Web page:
sumber : JakartaGlobe
7 January 2011
Environmental groups have lambasted the government for failing to enact a much-hyped moratorium on granting logging concessions due to start on Jan. 1.
The two-year moratorium on granting new concessions in peatland and primary forests is part of a bilateral agreement with Norway, in exchange for which Indonesia will receive $1 billion in funding for Reducing Emissions from Deforestation and forest Degradation (REDD-Plus) schemes.
In order for the moratorium to be legally binding, it must be backed by a presidential decree, which has still not been signed. Joko Arif, a forest campaigner for Greenpeace Southeast Asia, criticized President Susilo Bambang Yudhoyono’s lack of leadership in deciding which of the draft decrees drawn up by various government bodies should be signed.
“The REDD task force is under his command, as are the ministries, so how is it that they’re competing with each other and causing confusion by proposing several different drafts?” Joko said on Friday.
“The president’s leadership here must be questioned because these are all institutions under his command. He should take a firm decision on this moratorium if he’s serious about it,” he added.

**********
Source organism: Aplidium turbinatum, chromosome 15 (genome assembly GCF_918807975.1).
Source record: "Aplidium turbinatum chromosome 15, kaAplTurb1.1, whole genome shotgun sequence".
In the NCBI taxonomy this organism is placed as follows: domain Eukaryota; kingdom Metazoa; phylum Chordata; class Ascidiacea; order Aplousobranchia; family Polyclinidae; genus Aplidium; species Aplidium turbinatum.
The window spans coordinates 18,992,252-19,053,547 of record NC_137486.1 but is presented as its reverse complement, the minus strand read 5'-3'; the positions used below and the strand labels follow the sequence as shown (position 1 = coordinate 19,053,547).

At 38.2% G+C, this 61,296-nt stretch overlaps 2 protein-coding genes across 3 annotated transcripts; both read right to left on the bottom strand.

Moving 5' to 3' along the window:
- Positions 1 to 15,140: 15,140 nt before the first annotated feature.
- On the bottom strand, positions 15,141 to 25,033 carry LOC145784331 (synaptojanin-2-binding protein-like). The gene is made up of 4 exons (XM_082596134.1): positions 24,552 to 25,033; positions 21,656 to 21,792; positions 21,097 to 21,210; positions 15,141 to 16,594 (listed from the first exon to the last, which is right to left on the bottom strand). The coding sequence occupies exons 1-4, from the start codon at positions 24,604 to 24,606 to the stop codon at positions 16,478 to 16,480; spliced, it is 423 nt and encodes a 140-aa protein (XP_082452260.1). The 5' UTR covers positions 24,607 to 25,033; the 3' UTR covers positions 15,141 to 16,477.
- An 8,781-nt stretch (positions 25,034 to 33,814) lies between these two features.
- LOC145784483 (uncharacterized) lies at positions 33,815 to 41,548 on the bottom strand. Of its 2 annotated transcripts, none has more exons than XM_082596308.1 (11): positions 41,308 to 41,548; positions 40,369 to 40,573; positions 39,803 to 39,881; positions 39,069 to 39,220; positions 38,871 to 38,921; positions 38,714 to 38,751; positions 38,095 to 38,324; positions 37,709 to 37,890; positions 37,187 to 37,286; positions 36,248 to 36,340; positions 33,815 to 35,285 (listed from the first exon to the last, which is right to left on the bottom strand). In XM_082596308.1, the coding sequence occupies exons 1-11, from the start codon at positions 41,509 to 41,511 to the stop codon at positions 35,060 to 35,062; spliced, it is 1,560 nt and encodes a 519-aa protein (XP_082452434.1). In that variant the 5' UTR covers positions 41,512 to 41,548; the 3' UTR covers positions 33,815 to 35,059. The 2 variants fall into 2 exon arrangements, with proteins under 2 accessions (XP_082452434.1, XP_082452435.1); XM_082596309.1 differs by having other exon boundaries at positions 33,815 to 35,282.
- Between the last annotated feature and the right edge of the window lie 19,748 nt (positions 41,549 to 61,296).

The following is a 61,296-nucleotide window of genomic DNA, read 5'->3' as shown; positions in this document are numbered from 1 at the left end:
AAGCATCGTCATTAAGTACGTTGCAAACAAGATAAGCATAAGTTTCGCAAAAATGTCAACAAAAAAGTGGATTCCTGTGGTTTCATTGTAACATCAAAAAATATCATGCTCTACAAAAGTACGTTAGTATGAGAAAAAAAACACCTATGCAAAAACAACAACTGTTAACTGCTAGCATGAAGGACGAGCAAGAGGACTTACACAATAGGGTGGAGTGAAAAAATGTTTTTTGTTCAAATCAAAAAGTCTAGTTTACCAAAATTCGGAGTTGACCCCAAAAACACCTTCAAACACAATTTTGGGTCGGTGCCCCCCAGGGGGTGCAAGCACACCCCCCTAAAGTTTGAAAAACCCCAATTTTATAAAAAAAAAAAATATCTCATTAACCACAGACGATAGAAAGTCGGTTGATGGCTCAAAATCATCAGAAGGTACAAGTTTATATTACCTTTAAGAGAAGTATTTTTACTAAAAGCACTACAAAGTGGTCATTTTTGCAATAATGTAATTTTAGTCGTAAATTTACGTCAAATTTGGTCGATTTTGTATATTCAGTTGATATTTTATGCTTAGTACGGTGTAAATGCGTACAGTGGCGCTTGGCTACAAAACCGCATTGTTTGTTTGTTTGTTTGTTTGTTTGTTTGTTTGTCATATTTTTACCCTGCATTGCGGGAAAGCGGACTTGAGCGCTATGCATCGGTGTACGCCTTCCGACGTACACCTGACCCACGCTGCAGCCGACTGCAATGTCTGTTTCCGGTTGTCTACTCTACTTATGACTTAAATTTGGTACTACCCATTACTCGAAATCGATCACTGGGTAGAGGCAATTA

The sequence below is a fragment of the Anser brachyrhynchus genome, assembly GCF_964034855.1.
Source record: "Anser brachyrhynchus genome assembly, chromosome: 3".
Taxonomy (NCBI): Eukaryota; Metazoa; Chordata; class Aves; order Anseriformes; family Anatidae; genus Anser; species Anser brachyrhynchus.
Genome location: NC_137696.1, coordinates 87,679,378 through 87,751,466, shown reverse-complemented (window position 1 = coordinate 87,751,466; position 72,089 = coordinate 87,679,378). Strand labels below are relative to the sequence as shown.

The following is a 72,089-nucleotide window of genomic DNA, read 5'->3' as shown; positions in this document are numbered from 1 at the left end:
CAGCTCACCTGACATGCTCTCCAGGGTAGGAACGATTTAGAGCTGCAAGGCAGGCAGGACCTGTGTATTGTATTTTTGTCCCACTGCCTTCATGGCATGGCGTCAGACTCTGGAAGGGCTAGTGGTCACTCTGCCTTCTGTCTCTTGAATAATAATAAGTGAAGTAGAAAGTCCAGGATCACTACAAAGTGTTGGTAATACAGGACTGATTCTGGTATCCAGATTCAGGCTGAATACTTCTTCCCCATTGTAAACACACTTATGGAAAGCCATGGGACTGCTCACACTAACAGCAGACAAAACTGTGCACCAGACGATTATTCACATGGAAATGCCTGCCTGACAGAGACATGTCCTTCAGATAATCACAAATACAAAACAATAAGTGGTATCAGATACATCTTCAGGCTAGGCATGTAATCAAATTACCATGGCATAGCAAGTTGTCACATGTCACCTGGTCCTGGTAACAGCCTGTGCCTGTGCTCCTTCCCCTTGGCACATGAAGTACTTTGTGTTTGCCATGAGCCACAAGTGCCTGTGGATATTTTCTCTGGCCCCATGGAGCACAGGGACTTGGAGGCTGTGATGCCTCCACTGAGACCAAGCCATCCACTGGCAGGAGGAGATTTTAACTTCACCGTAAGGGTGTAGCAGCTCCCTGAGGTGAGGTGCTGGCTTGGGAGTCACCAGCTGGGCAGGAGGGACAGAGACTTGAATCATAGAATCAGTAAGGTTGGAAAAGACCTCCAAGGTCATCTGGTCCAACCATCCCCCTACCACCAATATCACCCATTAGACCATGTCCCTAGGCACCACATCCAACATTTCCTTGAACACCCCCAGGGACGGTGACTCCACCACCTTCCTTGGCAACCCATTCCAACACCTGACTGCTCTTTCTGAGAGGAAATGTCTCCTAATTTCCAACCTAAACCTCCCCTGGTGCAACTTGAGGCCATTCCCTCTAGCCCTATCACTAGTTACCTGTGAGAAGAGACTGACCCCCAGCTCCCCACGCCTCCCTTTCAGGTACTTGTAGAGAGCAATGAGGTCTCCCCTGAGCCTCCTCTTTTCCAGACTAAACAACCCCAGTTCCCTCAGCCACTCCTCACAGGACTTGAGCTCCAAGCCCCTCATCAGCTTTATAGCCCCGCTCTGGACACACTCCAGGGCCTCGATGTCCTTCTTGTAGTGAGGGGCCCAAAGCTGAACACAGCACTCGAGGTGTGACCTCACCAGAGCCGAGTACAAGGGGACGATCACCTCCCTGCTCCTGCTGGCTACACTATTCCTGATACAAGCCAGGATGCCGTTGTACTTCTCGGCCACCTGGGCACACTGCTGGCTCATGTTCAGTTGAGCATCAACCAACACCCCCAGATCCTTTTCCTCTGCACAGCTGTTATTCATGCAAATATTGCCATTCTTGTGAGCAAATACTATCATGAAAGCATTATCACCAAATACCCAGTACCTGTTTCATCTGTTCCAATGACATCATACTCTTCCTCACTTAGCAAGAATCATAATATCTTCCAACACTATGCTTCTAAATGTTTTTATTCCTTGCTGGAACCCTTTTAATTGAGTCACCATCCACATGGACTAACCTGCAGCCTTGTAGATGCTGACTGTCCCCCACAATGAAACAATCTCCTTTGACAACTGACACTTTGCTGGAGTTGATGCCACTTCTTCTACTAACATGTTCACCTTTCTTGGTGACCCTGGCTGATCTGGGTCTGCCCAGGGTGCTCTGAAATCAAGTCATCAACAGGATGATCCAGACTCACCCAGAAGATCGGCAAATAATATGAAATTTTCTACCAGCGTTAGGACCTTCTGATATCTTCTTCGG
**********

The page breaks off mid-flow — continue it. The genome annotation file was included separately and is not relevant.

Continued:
Bernadinus Steni, program coordinator for climate change and REDD from the Association for Community and Ecology-Based Law Reform (HuMa), said that while a presidential decree was necessary for domestic enforcement of the moratorium, there would be no international legal ramifications for Indonesia if the decree was not signed.
“We’ve basically already broken the agreement by failing to obey the deadline for the moratorium, but there won’t be any legal consequences for us because international law doesn’t really consider a letter of intent to be binding,” he said.
However, he said failure to act on the agreement could affect the disbursement of funding from the Norwegian government.
“That’s what happened with Brazil,” Bernadinus said, referring to the $1 billion Amazon Trust Fund, also set up by Norway, to protect the South American rainforest.
“That’s the strongest penalty Indonesia could face, which would mean we’d have to renegotiate the deal,” he added.
Heru Prasetyo, secretary of the government’s REDD task force, said his office was going ahead with preparations to implement the moratorium.
“Everyone knows we’re still waiting for the president’s decision,” he said.